In this article, we will have explained the necessary steps to install and configure Fail2ban on Ubuntu 20.04 LTS. Before continuing with this tutorial, make sure you are logged in as a user with
sudo privileges. All the commands in this tutorial should be run as a non-root user.
Fail2ban is a free, open-source and widely used intrusion prevention tool that scans log files for IP addresses that show malicious signs such as too many password failures, and much more, and it bans them (updates firewall rules to reject the IP addresses). Fail2Ban is able to reduce the rate of incorrect authentications attempts however it cannot eliminate the risk that weak authentication presents. Configure services to use only two-factor or public/private authentication mechanisms if you really want to protect services.
Step 1. First, before you start installing any package on your Ubuntu server, we always recommend making sure that all system packages are updated.
sudo apt update sudo apt upgrade
Step 2. Install Fail2ban on the Ubuntu system.
The fail2ban packages are available by default on the Ubuntu universe repository. Now we enable the Ubuntu universe repository using the following command:
Then, we will run the standard
apt install command along with the fail2ban package name:
apt install fail2ban
Once the installation is complete, start the fail2ban service and add it to the system boot:
systemctl start fail2ban systemctl enable fail2ban
Step 3. Configure Fail2ban.
Fail2Ban collects all of its configuration in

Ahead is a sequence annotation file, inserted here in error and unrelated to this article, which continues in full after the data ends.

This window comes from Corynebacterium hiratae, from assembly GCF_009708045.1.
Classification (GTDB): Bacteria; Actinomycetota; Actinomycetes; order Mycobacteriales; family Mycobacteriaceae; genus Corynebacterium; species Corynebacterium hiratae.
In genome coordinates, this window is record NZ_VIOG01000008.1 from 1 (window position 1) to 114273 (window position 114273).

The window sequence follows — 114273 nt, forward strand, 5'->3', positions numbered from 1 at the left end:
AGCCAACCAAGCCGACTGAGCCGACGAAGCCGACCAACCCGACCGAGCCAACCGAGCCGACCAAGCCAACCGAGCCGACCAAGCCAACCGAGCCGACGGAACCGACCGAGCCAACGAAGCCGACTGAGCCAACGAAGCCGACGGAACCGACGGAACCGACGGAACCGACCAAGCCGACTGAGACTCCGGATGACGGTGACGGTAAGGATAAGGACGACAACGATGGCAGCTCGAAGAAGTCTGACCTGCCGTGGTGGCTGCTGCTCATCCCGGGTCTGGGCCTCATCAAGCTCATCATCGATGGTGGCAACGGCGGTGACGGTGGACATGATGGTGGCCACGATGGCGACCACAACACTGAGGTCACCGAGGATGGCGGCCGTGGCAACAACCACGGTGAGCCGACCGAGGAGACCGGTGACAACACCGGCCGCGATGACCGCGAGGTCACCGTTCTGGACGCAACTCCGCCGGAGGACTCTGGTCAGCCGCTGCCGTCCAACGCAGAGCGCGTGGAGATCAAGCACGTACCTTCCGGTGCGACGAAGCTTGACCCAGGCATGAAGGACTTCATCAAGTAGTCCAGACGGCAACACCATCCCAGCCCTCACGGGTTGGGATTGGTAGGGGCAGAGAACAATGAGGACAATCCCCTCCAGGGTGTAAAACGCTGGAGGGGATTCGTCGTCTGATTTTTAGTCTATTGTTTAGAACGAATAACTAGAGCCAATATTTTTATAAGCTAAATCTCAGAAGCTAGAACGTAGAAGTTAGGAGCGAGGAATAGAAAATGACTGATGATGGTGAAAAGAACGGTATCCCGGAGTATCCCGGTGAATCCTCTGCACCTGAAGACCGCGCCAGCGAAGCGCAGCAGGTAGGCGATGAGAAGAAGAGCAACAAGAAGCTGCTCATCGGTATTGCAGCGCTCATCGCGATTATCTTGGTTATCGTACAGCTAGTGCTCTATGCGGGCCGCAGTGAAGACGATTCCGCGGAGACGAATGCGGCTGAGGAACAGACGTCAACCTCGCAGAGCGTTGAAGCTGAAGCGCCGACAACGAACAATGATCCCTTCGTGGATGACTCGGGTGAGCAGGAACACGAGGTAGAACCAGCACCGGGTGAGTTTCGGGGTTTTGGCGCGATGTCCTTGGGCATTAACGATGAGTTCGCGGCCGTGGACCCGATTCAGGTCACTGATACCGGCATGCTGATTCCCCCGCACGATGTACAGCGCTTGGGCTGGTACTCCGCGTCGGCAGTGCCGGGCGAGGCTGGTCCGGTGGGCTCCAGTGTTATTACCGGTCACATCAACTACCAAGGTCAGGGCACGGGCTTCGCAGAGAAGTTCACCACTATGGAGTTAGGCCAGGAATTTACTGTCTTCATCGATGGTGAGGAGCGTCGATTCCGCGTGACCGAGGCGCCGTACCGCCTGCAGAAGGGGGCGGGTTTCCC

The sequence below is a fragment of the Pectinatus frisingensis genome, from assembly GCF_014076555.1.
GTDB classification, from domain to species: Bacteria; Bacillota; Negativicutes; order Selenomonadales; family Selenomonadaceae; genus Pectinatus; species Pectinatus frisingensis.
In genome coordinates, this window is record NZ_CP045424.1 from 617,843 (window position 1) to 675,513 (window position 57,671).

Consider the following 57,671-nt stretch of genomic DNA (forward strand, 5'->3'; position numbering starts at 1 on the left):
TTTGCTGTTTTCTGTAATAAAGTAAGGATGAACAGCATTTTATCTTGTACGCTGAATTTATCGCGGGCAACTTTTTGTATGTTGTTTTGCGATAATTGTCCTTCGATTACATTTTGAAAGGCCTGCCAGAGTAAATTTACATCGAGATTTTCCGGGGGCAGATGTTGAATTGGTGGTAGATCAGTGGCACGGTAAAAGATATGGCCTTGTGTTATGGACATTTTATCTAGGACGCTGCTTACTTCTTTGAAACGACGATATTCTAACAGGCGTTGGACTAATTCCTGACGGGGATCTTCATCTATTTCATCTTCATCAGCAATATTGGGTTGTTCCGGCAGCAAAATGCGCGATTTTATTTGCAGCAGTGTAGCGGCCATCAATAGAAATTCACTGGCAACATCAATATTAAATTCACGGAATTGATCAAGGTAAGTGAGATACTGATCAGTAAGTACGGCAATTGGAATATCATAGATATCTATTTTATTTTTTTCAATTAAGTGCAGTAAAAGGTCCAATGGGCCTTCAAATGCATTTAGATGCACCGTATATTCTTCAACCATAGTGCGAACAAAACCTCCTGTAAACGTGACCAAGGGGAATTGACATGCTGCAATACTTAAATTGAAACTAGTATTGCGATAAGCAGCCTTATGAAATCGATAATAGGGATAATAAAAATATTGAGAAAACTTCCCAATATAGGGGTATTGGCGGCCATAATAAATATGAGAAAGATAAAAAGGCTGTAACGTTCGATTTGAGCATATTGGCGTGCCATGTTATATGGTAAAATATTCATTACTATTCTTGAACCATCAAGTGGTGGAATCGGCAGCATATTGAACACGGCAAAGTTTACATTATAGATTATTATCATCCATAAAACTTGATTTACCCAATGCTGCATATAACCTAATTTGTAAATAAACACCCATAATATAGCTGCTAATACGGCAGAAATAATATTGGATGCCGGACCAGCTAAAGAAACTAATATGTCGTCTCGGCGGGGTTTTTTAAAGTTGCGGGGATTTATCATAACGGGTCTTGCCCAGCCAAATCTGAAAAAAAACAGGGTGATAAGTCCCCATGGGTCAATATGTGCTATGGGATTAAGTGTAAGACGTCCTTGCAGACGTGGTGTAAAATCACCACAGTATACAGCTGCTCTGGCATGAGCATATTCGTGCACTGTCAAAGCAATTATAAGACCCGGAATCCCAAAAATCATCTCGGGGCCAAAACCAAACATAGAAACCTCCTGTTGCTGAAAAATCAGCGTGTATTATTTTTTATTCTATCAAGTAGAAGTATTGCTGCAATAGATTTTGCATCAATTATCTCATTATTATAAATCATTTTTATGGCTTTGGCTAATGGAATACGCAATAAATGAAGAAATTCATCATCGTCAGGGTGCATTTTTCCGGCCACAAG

/etc/fail2ban/jail.conf file, though, no changes need to be made to this particular file. Certain system updates or patches could overwrite it as well, so simply make an additional local configuration file using the command below:
cp /etc/fail2ban/jail.conf /etc/fail2ban/jail.local
Next, we will open the configuration file using nano or our favorite text editor, we will be using Nano text editor:
Once the file is open, copy and paste the following configuration in it. The [DEFAULT] section contains global options and [sshd] contains parameters for the sshd jail:
# # WARNING: heavily refactored in 0.9.0 release. Please review and # customize settings for your setup. # # Changes: in most of the cases you should not modify this # file, but provide customizations in jail.local file, # or separate .conf files under jail.d/ directory, e.g.: # # HOW TO ACTIVATE JAILS: # # YOU SHOULD NOT MODIFY THIS FILE. # # It will probably be overwritten or improved in a distribution update. # # Provide customizations in a jail.local file or a jail.d/customisation.local. # For example to change the default bantime for all jails and to enable the # ssh-iptables jail the following (uncommented) would appear in the .local file. # See man 5 jail.conf for details. # # [DEFAULT] # bantime = 3600 # # [sshd] # enabled = true # # See jail.conf(5) man page for more information # Comments: use '#' for comment lines and ';' (following a space) for inline comments
It’s recommended to change those settings:
- ignoreip – Specify your own ISP IP in this line, in such way you will avoid any blocks on your own IP address.
- bantime – This value sets a number of seconds that a client is going to be blocked from the server in case he violates any of the rules. The default is 10 minutes, you can change it to higher if you’d like.
- maxretry – This is the number of times a host can fail to login before getting banned.
- findtime – Amount of time that a client has to log in. The default is set to 10 minutes.
That’s all you need to do to install Fail2ban on Ubuntu 20.04 LTS Focal Fossa. I hope you find this quick tip helpful. Don’t forget to share your valuable queries/suggestions in the below comment box & also drop your worthwhile feedback.